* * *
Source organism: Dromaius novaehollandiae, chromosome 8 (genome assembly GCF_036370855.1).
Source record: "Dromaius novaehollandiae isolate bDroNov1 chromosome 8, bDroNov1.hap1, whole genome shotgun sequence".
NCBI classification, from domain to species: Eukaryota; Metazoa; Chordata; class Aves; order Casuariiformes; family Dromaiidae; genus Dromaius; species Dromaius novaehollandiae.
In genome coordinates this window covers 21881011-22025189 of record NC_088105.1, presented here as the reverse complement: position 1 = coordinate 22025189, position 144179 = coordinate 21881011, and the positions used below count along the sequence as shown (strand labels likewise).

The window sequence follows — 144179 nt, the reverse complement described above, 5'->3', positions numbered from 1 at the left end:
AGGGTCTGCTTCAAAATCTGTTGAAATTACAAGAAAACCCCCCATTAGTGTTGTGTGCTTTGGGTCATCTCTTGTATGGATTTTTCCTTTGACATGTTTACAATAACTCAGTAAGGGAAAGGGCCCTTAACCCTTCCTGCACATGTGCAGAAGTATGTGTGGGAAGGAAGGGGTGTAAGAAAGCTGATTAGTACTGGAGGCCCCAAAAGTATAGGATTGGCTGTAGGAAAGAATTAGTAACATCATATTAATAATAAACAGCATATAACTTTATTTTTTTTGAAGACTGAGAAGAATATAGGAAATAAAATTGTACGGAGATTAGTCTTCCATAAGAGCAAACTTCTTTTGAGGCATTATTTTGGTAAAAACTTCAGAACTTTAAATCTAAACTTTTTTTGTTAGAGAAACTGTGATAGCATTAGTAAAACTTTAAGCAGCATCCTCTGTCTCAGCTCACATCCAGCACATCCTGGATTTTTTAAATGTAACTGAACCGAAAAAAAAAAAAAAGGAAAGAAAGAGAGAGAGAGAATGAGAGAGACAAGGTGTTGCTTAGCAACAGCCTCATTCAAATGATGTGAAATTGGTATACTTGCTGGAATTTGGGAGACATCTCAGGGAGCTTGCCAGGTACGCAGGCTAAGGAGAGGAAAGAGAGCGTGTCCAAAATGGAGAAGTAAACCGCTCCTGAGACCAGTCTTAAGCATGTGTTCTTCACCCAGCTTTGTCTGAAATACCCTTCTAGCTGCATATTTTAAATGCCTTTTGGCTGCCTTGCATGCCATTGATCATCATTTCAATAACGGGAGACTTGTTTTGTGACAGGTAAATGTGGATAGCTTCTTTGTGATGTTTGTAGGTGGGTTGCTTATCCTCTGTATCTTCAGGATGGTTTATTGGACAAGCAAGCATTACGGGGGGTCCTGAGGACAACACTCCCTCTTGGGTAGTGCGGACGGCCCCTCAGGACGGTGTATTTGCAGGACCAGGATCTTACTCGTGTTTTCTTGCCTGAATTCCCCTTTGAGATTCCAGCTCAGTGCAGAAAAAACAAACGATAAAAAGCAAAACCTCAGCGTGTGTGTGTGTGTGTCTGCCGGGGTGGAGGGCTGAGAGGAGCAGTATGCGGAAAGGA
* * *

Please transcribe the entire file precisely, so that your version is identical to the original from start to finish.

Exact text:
Source organism: Dromaius novaehollandiae, chromosome 8 (genome assembly GCF_036370855.1).
Source record: "Dromaius novaehollandiae isolate bDroNov1 chromosome 8, bDroNov1.hap1, whole genome shotgun sequence".
NCBI classification, from domain to species: Eukaryota; Metazoa; Chordata; class Aves; order Casuariiformes; family Dromaiidae; genus Dromaius; species Dromaius novaehollandiae.
In genome coordinates this window covers 21881011-22025189 of record NC_088105.1, presented here as the reverse complement: position 1 = coordinate 22025189, position 144179 = coordinate 21881011, and the positions used below count along the sequence as shown (strand labels likewise).

The window sequence follows — 144179 nt, the reverse complement described above, 5'->3', positions numbered from 1 at the left end:
AGGGTCTGCTTCAAAATCTGTTGAAATTACAAGAAAACCCCCCATTAGTGTTGTGTGCTTTGGGTCATCTCTTGTATGGATTTTTCCTTTGACATGTTTACAATAACTCAGTAAGGGAAAGGGCCCTTAACCCTTCCTGCACATGTGCAGAAGTATGTGTGGGAAGGAAGGGGTGTAAGAAAGCTGATTAGTACTGGAGGCCCCAAAAGTATAGGATTGGCTGTAGGAAAGAATTAGTAACATCATATTAATAATAAACAGCATATAACTTTATTTTTTTTGAAGACTGAGAAGAATATAGGAAATAAAATTGTACGGAGATTAGTCTTCCATAAGAGCAAACTTCTTTTGAGGCATTATTTTGGTAAAAACTTCAGAACTTTAAATCTAAACTTTTTTTGTTAGAGAAACTGTGATAGCATTAGTAAAACTTTAAGCAGCATCCTCTGTCTCAGCTCACATCCAGCACATCCTGGATTTTTTAAATGTAACTGAACCGAAAAAAAAAAAAAAGGAAAGAAAGAGAGAGAGAGAATGAGAGAGACAAGGTGTTGCTTAGCAACAGCCTCATTCAAATGATGTGAAATTGGTATACTTGCTGGAATTTGGGAGACATCTCAGGGAGCTTGCCAGGTACGCAGGCTAAGGAGAGGAAAGAGAGCGTGTCCAAAATGGAGAAGTAAACCGCTCCTGAGACCAGTCTTAAGCATGTGTTCTTCACCCAGCTTTGTCTGAAATACCCTTCTAGCTGCATATTTTAAATGCCTTTTGGCTGCCTTGCATGCCATTGATCATCATTTCAATAACGGGAGACTTGTTTTGTGACAGGTAAATGTGGATAGCTTCTTTGTGATGTTTGTAGGTGGGTTGCTTATCCTCTGTATCTTCAGGATGGTTTATTGGACAAGCAAGCATTACGGGGGGTCCTGAGGACAACACTCCCTCTTGGGTAGTGCGGACGGCCCCTCAGGACGGTGTATTTGCAGGACCAGGATCTTACTCGTGTTTTCTTGCCTGAATTCCCCTTTGAGATTCCAGCTCAGTGCAGAAAAAACAAACGATAAAAAGCAAAACCTCAGCGTGTGTGTGTGTGTGTCTGCCGGGGTGGAGGGCTGAGAGGAGCAGTATGCGGAAAGGA